ATN Review: The Convict’s Opera a co-production by Out of Joint and Sydney Theatre Company, Rose Theatre – on-tour
Reviewed by Havana Wellings-Longmore
Published Wednesday, March 25, 2009
The Convict’s Opera is a modern adaption by Stephen Jeffreys of John Gay’s The Beggar’s Opera, and is essentially a play within a play. A disparate group of convicts on board a ship bound for Australia are forced to perform The Beggar’s Opera in order to avoid boredom and potential munity. Through the main character Macheath, a tale of working class life, love and lovers in London is explored.
I was initially excited about seeing play, which has been on a National tour from January 2009, as the original story was set in the 18th century and brought to life a little known side of British history. I have always had a fascination for this period, particularly the play’s focus of the criminal underworld of highwaymen, prostitutes and thieves. However I left the theatre feeling slightly disappointed, despite the cast’s wonderful vigour and efforts to bring the characters to life.
The musical score was excellent and the re-working of modern classics such as You’re So Vain and Stand by Me were timely and funny. Overall the cast were good as many double or even treble up as actors/musicians and singers, both convicts and ship’s officers, although the female cast members outshone their male counterparts. Catherine Russell gives a gusty and inspired performance as Mrs Peachum/ Bett Rock in the first half and Ali Mcgregor at times steals the show with her outstanding comic/tragic portrayal as Polly Peachum/ Grace Madden. Certainly we could have seen more of Catherine in the second half, where she appeared relegated to the bench.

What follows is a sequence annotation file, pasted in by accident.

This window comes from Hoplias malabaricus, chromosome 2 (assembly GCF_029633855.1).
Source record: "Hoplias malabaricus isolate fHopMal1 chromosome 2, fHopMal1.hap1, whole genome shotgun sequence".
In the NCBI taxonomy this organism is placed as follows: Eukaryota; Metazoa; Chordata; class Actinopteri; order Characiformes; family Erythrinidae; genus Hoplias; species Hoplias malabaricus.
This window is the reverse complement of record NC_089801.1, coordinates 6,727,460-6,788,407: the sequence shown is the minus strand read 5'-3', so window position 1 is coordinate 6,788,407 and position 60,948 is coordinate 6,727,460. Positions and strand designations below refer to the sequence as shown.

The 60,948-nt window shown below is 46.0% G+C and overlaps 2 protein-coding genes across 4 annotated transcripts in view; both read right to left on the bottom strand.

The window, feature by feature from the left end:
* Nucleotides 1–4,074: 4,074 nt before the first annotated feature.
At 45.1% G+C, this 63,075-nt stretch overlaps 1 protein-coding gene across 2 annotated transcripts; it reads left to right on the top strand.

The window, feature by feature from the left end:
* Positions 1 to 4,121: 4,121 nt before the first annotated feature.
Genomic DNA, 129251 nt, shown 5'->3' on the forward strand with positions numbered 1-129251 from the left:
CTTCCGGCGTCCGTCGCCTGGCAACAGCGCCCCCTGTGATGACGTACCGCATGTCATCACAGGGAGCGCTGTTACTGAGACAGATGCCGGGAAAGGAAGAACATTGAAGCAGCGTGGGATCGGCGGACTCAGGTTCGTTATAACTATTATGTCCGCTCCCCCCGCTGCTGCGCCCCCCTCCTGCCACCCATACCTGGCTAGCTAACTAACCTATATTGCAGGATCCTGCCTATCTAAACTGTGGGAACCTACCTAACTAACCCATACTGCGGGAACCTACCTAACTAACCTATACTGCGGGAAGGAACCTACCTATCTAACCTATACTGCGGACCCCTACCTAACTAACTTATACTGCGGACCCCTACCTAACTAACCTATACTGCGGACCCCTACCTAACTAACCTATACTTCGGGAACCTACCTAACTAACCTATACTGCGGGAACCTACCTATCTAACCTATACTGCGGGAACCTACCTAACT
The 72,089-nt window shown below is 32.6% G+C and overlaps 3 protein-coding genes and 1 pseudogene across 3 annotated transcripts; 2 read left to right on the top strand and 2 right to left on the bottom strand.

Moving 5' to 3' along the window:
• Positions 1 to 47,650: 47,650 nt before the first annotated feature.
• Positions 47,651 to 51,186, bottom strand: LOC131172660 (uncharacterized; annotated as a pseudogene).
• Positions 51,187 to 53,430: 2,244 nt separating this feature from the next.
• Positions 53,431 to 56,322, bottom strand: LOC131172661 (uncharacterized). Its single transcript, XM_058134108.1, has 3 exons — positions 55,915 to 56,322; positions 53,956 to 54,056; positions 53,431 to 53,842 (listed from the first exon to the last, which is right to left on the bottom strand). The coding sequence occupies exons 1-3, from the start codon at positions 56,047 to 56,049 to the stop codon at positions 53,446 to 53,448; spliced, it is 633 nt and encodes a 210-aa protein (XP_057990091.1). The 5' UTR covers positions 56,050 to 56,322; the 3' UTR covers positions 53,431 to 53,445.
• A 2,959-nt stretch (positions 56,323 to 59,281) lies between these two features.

But great performances could not make up for the play’s slow, rather uneven pace and long running time. The second half failed to live up to the zesty opening numbers which was an opportunity missed. We left for the interval on a high that could not be sustained on re taking our seats.
What let the play down is Tess Schofield’s somewhat bizarre and confusing costume designs that have some actors in 18th century, others in Pantoland and many male characters in modern day skinny jeans. For a historical play within a play to work one has to believe these are 18th century brigands and cut purses who are acting out their own story. When one character emerges in modern dungarees the audience is left wondering whether they are in fact watching actors playing convicts playing parts in a play! One needed to be quick to sort out the context of the roles. This confuses the time period the play is set in and gives the play somewhat of an amateur feel. The play wanders between a spoof and a panto with no audience participation in the first half but lots in the second, and eventually becomes down right silly when the character of Macheath comes out in a modern day speedo and matching swimming cap.
The story at times is hard to follow, it is not always clear to the audience when the performers change characters, as many lack costume or accent changes to highlight this.
The play is advertised as being suitable for 12+, but the old fashioned language and running time would really push this closer to 15.
But all in all a good night out with the quality and energy of the singing and playing making up for much of the lack of consistency